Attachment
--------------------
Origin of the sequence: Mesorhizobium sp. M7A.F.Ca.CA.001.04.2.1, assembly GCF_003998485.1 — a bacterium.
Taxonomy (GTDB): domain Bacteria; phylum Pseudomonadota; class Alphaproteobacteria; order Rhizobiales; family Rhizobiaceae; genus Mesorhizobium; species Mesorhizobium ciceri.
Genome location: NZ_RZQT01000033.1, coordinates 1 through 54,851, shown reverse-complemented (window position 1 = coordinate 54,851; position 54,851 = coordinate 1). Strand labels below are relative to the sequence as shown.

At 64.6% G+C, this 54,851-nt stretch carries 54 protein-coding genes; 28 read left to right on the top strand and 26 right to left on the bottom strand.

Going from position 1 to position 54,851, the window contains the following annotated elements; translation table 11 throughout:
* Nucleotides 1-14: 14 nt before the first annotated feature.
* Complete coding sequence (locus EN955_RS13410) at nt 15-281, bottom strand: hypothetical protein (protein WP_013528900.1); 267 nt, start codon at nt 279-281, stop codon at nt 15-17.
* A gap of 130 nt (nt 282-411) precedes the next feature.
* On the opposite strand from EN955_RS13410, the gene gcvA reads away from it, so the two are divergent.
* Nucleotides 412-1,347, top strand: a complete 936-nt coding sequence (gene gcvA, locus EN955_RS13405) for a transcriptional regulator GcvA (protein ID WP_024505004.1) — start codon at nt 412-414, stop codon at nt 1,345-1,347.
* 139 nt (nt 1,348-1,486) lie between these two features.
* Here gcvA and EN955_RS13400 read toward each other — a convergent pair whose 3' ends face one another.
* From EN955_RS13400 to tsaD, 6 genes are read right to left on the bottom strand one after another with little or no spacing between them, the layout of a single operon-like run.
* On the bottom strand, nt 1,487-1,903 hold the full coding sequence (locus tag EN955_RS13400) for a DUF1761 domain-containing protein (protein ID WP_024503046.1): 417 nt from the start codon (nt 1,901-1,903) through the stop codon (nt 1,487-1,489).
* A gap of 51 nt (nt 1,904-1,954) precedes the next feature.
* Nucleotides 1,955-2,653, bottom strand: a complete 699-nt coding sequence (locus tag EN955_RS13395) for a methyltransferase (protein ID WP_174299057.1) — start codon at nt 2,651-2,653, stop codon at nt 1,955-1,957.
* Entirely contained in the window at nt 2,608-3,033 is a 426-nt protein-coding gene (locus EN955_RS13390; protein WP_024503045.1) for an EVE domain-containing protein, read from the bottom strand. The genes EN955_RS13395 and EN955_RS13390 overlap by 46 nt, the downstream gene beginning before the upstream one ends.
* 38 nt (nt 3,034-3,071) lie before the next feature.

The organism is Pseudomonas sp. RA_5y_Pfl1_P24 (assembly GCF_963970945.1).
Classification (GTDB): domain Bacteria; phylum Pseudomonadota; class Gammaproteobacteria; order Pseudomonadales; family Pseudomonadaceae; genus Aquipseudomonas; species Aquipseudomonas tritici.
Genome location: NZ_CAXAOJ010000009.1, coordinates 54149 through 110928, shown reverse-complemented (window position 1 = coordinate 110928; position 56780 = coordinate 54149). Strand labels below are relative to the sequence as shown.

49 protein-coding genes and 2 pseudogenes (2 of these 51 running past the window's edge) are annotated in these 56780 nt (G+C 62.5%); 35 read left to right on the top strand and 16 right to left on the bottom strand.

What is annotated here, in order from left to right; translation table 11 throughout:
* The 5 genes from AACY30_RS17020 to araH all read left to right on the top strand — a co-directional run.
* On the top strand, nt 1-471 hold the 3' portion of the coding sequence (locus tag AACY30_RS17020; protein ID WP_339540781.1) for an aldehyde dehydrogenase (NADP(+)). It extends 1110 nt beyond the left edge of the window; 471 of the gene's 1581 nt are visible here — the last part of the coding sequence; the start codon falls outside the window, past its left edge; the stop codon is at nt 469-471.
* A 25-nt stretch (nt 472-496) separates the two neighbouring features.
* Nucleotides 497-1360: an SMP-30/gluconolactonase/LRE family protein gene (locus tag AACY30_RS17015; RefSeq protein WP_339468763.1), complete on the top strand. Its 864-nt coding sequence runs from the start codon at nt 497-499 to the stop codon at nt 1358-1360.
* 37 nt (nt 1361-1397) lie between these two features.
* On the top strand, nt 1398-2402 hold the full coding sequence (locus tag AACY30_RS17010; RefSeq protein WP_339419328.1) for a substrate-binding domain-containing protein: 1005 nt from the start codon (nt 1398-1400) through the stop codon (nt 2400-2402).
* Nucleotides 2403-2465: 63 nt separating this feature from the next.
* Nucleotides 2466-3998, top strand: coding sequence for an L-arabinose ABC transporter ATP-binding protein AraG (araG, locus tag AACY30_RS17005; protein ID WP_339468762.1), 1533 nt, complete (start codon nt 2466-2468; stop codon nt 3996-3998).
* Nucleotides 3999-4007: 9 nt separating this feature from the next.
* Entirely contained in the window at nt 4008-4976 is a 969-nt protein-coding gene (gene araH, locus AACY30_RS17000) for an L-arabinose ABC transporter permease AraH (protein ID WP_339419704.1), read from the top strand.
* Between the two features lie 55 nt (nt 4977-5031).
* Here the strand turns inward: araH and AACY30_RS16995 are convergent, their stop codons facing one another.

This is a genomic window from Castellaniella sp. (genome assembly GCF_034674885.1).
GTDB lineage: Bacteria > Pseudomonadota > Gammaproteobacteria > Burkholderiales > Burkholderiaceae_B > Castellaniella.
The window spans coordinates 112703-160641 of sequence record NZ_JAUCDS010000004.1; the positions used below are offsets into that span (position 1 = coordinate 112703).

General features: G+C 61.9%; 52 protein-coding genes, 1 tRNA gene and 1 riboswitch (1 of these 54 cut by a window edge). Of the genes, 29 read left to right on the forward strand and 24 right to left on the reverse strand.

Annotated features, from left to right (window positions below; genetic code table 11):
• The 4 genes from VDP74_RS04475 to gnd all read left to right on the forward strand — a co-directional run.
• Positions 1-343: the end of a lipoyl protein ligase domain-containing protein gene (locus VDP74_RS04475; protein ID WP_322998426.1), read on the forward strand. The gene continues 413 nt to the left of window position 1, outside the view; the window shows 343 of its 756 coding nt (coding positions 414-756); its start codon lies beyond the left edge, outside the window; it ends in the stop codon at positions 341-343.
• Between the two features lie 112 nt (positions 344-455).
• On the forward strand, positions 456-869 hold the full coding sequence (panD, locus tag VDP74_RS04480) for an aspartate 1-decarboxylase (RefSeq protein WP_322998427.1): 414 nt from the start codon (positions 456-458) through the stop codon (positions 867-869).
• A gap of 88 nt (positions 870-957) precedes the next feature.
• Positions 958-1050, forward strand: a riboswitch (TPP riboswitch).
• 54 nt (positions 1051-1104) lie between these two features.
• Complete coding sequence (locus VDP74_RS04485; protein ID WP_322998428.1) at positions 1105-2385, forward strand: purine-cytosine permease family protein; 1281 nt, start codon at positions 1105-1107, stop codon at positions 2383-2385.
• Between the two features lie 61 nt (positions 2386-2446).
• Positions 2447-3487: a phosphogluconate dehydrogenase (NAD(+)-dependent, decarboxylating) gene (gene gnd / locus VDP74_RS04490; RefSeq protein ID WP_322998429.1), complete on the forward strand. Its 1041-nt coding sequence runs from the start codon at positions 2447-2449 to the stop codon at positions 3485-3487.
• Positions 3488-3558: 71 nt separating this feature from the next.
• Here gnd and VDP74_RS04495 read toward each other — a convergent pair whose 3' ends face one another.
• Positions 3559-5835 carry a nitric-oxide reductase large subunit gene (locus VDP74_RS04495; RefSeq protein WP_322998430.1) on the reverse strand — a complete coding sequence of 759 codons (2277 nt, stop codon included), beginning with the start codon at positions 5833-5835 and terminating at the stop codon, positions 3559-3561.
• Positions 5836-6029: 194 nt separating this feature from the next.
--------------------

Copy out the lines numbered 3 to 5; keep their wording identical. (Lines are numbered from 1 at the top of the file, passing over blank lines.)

Genome location: NZ_RZQT01000033.1, coordinates 1 through 54,851, shown reverse-complemented (window position 1 = coordinate 54,851; position 54,851 = coordinate 1). Strand labels below are relative to the sequence as shown.

At 64.6% G+C, this 54,851-nt stretch carries 54 protein-coding genes; 28 read left to right on the top strand and 26 right to left on the bottom strand.

Going from position 1 to position 54,851, the window contains the following annotated elements; translation table 11 throughout: